News outlets are carefully predicting Democratic presidential contender Hillary Clinton will acknowledge Barack Obama has won enough delegates to clinch the Democratic nomination this evening, but are stopping short of forecasting a concession.
The Associated Press reported, “Officials say Clinton will acknowledge Tuesday night Obama has the delegates for the nomination,” Tuesday morning, the last day of the long Democratic primary season.
“The former first lady will stop short of formally suspending or ending her race in her speech in New York City,” wrote Associated Press reporter Beth Fouhy who has been covering Clinton’s presidential campaign since it began. “She will pledge to continue to speak out on issues like health care. But for all intents and purposes, the two senior officials said, the campaign is over.”
(It’s worth nothing former GOP presidential candidate Mitt Romney also “suspended” his campaign when he decided to quit pursuing the Republican nomination for president.)
Senior campaign adviser Terry McAuliffe contests the AP is “100 percent reporting incorrectly” Longtime Clinton strategist Harold Ickes strongly denies the validity of the story as well.
Regardless of what her advisers say, the nomination momentum is clearly in Obama’s favor. Different news outlets report Obama only needs between 36 and 42 more delegates to become the nominee. Two primaries will be held in Montana and South Dakota, where 31 delegates are at stake combined Tuesday. His staff predicts he will gain 15 delegates from those contests. After the primaries are over it will be up to the party’s remaining uncommitted delegates to push him over the edge.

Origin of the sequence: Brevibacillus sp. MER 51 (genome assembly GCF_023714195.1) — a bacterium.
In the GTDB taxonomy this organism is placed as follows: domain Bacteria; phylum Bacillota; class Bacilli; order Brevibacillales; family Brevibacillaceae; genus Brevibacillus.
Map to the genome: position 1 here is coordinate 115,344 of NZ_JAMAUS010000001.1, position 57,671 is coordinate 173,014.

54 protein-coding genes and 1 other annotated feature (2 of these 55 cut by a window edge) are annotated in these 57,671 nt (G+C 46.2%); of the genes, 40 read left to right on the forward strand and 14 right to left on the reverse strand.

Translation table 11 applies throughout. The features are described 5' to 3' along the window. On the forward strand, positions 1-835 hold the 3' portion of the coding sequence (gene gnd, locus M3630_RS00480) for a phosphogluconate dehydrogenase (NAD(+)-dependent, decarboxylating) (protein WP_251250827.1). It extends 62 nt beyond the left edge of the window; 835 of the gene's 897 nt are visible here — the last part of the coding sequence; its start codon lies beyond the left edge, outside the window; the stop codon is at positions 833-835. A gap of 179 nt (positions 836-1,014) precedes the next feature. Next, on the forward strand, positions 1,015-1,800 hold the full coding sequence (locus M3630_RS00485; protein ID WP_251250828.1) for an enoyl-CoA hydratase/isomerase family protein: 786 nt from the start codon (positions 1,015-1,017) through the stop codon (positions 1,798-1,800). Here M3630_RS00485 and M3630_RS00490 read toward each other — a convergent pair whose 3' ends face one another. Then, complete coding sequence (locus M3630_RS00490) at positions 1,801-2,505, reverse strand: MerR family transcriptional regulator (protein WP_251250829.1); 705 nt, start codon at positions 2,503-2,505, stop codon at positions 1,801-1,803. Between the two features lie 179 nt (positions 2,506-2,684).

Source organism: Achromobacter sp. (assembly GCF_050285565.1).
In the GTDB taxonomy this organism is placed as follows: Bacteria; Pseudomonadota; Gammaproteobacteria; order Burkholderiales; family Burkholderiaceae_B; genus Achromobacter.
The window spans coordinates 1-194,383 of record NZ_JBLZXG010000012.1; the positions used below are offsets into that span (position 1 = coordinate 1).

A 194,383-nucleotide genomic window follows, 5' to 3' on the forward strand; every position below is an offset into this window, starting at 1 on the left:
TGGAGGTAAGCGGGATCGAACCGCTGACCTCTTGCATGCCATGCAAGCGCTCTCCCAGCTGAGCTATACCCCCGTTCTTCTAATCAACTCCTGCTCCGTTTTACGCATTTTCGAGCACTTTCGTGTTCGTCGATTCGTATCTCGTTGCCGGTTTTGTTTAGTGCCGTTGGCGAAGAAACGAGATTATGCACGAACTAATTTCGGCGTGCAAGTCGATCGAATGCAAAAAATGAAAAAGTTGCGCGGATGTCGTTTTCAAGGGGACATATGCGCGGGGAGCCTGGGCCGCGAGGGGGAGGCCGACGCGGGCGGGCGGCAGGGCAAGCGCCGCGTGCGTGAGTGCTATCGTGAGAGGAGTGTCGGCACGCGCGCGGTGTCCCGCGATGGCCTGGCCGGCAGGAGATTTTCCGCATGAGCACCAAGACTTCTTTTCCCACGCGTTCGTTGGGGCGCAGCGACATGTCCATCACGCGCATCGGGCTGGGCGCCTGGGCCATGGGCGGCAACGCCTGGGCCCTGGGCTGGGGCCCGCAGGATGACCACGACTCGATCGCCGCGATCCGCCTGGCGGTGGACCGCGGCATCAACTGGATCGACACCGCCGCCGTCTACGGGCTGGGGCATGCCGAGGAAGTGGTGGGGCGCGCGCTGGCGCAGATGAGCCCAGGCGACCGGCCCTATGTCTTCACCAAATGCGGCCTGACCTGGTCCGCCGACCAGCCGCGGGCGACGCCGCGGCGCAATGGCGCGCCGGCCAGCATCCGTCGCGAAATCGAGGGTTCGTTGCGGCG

Since losing the Iowa primary to Obama, Clinton’s campaign has been riddled by a number of setbacks. Again and again, the Clinton campaign blamed media and in recent days “sexism” for unfavorable treatment and her high negative ratings. The most devastating blow to her campaign, however, came when Obama won a string of primary contests in high-delegate pay-off caucus states that gave him a nearly insurmountable delegate lead. Obama was also much more successfully at raising low-dollar donations through the internet, while Clinton pursued high-dollar donors that were quickly tapped out through the tumultuous four-month primary season.
The most recent, and most likely final, roadblock to her nomination came Saturday when the Democratic National Committee ruled only half of Florida’s and Michigan’s delegates will be seated at the convention because both states violated party rules by moving up their state primaries ahead of schedule. Clinton technically won both states and needed all of the delegates to claim the popular vote, the most persuasive pitch she had left in her arsenal to continue her campaign.
Clinton loyalist Harold Ickes was asked on MSNBC late Tuesday morning, after the AP story broke, if he would “pursue a challenge before the credentials committee related to Michigan and Florida.”
Ickes said: “That is certainly possible. I want to be very careful in what I say. I don't want to leave any implication or impression that Mrs. Clinton has decided what to do on the possible credentials challenges. I’ve said yesterday with other members of the press, her decision, she's made no decision in that regard. In my view, she will make it in the context of the next -- the coming several days. But from a legal and technical and procedural point of view what you've said is possible.”